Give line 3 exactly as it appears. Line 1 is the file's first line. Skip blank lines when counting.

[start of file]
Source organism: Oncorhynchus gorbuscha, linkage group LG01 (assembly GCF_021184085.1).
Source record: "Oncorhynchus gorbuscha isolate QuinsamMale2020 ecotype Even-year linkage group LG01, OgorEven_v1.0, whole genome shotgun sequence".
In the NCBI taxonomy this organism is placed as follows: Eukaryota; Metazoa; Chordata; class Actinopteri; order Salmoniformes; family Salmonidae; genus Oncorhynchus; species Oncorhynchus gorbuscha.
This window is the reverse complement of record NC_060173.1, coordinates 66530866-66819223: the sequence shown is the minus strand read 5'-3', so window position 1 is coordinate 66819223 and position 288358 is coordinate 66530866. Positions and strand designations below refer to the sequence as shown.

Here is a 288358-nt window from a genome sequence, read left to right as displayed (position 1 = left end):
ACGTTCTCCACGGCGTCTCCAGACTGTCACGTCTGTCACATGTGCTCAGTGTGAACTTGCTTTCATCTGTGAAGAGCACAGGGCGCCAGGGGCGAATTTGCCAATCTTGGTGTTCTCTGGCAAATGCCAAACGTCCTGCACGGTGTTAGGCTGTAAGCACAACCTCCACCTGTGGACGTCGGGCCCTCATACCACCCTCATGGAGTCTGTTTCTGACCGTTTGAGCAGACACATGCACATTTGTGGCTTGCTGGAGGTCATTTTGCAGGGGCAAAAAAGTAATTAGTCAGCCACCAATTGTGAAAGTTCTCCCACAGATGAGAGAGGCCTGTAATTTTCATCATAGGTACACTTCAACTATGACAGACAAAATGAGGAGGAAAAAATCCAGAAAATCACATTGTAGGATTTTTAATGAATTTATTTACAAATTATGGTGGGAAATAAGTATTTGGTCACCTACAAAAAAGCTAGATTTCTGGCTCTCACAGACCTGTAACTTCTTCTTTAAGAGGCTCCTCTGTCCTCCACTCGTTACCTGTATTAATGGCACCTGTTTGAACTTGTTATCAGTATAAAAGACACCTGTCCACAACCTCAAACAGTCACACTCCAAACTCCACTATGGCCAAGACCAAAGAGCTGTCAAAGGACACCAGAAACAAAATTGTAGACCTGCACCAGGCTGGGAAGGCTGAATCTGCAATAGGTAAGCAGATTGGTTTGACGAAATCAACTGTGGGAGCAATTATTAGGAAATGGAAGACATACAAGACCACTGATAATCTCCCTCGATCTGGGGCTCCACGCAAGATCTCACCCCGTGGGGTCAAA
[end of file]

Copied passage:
In the NCBI taxonomy this organism is placed as follows: Eukaryota; Metazoa; Chordata; class Actinopteri; order Salmoniformes; family Salmonidae; genus Oncorhynchus; species Oncorhynchus gorbuscha.